Thursday, May 2, 2013

The Plan

I blogged about the template I'm using.  Most of the activities we have done have focused on a particular piece. We did two quick activities focusing on making a plan.  Before sending students outside, they had to submit their plan for peer review.  If another group could read their plan and understand what was going to be done, then I signed off on it.

Day 1: How Far?

Question:  How far is it from the first tree to the last tree (ie. point A to point B)?

Rules: You can take a pencil, paper and clipboard outside with you.  Nothing else.  


Different groups were able to tell me the distance from one tree to the other using units like:
  • Jose's feet

  • Jasmines (not her feet, but her)

  • Clipboards

  • Brandon's longest stride
A few groups made adjustments to their plans once they got outside and saw how tedious it would be to try to walk a heel-to-toe straight line.  We had quite a few groups decide to measure the distance from the first tree to the second and then just multiply.  This led to a couple of really good conversations that went something like this:

Student: "Mr. Cox, we are going to measure from the first to the second then multiply by the number of spaces."

Me: "Will that work?"

"Yeah. Because the spaces are the same."

"How can you be sure? "

"Because look at them..."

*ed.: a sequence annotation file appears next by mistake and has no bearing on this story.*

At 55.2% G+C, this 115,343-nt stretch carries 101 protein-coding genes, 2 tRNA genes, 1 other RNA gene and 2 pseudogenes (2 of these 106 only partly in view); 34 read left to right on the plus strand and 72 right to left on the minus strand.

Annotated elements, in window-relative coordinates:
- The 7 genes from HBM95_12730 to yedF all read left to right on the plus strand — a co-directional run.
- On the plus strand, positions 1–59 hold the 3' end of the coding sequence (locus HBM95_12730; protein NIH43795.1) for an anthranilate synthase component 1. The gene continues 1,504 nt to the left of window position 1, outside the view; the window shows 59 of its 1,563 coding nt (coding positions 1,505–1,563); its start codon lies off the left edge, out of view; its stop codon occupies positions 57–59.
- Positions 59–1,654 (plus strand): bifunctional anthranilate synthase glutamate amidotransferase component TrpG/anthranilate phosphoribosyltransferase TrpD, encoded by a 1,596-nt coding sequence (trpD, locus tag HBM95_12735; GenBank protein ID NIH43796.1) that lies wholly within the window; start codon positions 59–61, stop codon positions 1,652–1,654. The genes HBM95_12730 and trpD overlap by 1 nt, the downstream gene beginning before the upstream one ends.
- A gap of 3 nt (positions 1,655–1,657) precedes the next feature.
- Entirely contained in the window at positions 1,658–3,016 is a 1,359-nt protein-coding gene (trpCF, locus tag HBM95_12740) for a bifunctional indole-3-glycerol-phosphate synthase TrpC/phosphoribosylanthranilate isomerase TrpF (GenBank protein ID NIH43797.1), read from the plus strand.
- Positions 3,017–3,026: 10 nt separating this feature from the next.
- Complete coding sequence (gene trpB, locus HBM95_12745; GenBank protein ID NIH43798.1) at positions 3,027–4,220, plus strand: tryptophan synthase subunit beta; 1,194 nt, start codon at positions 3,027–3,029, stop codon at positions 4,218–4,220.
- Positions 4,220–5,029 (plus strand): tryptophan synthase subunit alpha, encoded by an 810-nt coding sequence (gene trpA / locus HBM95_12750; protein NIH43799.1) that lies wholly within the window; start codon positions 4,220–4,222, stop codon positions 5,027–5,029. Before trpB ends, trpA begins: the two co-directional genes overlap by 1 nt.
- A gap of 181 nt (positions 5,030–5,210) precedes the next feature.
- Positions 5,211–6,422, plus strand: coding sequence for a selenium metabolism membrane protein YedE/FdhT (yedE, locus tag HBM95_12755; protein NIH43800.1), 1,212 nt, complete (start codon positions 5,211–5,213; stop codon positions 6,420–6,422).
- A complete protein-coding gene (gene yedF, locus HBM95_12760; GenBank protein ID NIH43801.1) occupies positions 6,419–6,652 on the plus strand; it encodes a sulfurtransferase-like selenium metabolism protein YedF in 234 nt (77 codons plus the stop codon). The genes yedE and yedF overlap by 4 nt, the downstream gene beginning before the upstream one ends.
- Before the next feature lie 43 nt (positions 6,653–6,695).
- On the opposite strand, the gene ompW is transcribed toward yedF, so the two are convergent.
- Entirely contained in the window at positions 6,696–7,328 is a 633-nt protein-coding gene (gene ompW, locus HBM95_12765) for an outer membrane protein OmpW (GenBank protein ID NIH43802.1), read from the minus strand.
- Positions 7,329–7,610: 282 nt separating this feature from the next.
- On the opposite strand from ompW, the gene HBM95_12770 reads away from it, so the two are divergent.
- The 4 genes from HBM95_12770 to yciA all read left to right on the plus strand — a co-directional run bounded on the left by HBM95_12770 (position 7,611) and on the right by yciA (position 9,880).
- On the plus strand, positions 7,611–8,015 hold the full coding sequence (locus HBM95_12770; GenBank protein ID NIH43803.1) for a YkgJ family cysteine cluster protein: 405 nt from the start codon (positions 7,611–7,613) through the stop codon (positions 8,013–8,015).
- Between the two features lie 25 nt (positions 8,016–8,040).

"Yeah, I want them to be the same too.  That'd be really helpful, huh?"

Now they have dilemma: do they go and measure the distance between each tree or just measure the entire distance from the first to the last?  (wait, that's the same thing...which makes it a doublemma) 

Oh, you want my help?  Lemme show you how Google Earth can help you out here. 

Day 2:  How high?

Question: Come up with two different methods for finding the height of the building.  

Rules: Don't climb up there. 

Some of the methods:
  • Ask Chuck.  (Turns out Chuck, our custodian, had a copy of the elevations.)

  • Take a picture of Cameron next to the building and see how many Camerons to the top. 

  • All kinds of crazy uses of a meter stick. 

  • Count how many bricks in a foot and then count the total bricks.  (3 bricks and spaces = 1 foot.)
"Ask Chuck" allowed us to discuss the importance of trustworthy sources of information.  And Chuck is awesome.  He'd throw out all kinds of crazy numbers and see if kids would bite.


  • A well thought out plan makes jobs easier 

  • Sometimes we need to adjust our plans

  • Assumptions need to be investigated

  • We can use some tools in ways we've never imagined (eg. cell phone camera, Google Earth)

  • Some sources aren't trustworthy


Fawn Nguyen said...

I love this, David. Both days. Awesome. Thank you.

David Cox said...

Glad to share.

cheesemonkeysf said...

I love the integration of the peer review step in this process. Would you say more about how you assessed the success (or failure) of this peer review step?

Thank you again for sharing this process.

- Elizabeth (@cheesemonkeysf)